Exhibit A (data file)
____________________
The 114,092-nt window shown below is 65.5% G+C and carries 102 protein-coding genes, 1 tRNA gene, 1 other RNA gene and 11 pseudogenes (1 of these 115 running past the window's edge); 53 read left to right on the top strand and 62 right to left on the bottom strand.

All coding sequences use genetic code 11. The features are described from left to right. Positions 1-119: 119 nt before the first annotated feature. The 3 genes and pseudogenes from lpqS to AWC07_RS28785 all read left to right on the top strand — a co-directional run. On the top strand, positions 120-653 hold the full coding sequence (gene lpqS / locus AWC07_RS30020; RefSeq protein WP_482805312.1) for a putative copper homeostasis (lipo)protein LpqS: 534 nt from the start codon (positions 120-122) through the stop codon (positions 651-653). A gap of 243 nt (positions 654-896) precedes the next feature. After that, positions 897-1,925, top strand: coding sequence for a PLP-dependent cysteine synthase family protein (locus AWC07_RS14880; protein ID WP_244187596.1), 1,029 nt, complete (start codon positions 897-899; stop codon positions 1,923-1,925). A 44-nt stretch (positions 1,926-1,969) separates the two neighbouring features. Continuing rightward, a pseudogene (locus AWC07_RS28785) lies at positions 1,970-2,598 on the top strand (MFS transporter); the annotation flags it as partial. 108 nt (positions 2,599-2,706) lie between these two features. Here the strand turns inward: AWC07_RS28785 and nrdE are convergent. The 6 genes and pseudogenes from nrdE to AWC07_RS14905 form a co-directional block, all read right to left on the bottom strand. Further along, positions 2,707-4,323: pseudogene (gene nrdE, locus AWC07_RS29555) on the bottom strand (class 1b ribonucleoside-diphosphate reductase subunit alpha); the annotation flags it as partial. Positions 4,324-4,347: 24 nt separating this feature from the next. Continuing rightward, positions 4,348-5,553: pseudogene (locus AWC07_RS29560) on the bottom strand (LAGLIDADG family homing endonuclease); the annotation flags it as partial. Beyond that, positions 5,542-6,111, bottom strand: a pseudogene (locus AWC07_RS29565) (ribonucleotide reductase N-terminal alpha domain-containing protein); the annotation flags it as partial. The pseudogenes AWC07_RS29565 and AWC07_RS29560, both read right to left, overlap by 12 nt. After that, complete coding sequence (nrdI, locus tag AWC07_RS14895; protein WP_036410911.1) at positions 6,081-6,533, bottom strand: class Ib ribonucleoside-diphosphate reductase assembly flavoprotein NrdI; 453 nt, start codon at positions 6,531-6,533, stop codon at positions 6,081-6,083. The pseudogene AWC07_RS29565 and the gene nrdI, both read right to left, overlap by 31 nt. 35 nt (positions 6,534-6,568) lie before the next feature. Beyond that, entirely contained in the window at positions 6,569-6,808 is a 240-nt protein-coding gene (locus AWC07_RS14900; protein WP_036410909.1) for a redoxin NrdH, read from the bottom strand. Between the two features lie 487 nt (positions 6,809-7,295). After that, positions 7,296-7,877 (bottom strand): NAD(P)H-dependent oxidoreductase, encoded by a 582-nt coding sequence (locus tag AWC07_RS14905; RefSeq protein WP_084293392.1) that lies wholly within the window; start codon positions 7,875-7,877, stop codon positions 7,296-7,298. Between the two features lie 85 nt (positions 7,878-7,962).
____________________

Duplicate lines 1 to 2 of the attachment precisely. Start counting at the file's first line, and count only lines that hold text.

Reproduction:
The 114,092-nt window shown below is 65.5% G+C and carries 102 protein-coding genes, 1 tRNA gene, 1 other RNA gene and 11 pseudogenes (1 of these 115 running past the window's edge); 53 read left to right on the top strand and 62 right to left on the bottom strand.

All coding sequences use genetic code 11. The features are described from left to right. Positions 1-119: 119 nt before the first annotated feature. The 3 genes and pseudogenes from lpqS to AWC07_RS28785 all read left to right on the top strand — a co-directional run. On the top strand, positions 120-653 hold the full coding sequence (gene lpqS / locus AWC07_RS30020; RefSeq protein WP_482805312.1) for a putative copper homeostasis (lipo)protein LpqS: 534 nt from the start codon (positions 120-122) through the stop codon (positions 651-653). A gap of 243 nt (positions 654-896) precedes the next feature. After that, positions 897-1,925, top strand: coding sequence for a PLP-dependent cysteine synthase family protein (locus AWC07_RS14880; protein ID WP_244187596.1), 1,029 nt, complete (start codon positions 897-899; stop codon positions 1,923-1,925). A 44-nt stretch (positions 1,926-1,969) separates the two neighbouring features. Continuing rightward, a pseudogene (locus AWC07_RS28785) lies at positions 1,970-2,598 on the top strand (MFS transporter); the annotation flags it as partial. 108 nt (positions 2,599-2,706) lie between these two features. Here the strand turns inward: AWC07_RS28785 and nrdE are convergent. The 6 genes and pseudogenes from nrdE to AWC07_RS14905 form a co-directional block, all read right to left on the bottom strand. Further along, positions 2,707-4,323: pseudogene (gene nrdE, locus AWC07_RS29555) on the bottom strand (class 1b ribonucleoside-diphosphate reductase subunit alpha); the annotation flags it as partial. Positions 4,324-4,347: 24 nt separating this feature from the next. Continuing rightward, positions 4,348-5,553: pseudogene (locus AWC07_RS29560) on the bottom strand (LAGLIDADG family homing endonuclease); the annotation flags it as partial. Beyond that, positions 5,542-6,111, bottom strand: a pseudogene (locus AWC07_RS29565) (ribonucleotide reductase N-terminal alpha domain-containing protein); the annotation flags it as partial. The pseudogenes AWC07_RS29565 and AWC07_RS29560, both read right to left, overlap by 12 nt. After that, complete coding sequence (nrdI, locus tag AWC07_RS14895; protein WP_036410911.1) at positions 6,081-6,533, bottom strand: class Ib ribonucleoside-diphosphate reductase assembly flavoprotein NrdI; 453 nt, start codon at positions 6,531-6,533, stop codon at positions 6,081-6,083. The pseudogene AWC07_RS29565 and the gene nrdI, both read right to left, overlap by 31 nt. 35 nt (positions 6,534-6,568) lie before the next feature. Beyond that, entirely contained in the window at positions 6,569-6,808 is a 240-nt protein-coding gene (locus AWC07_RS14900; protein WP_036410909.1) for a redoxin NrdH, read from the bottom strand. Between the two features lie 487 nt (positions 6,809-7,295). After that, positions 7,296-7,877 (bottom strand): NAD(P)H-dependent oxidoreductase, encoded by a 582-nt coding sequence (locus tag AWC07_RS14905; RefSeq protein WP_084293392.1) that lies wholly within the window; start codon positions 7,875-7,877, stop codon positions 7,296-7,298. Between the two features lie 85 nt (positions 7,878-7,962).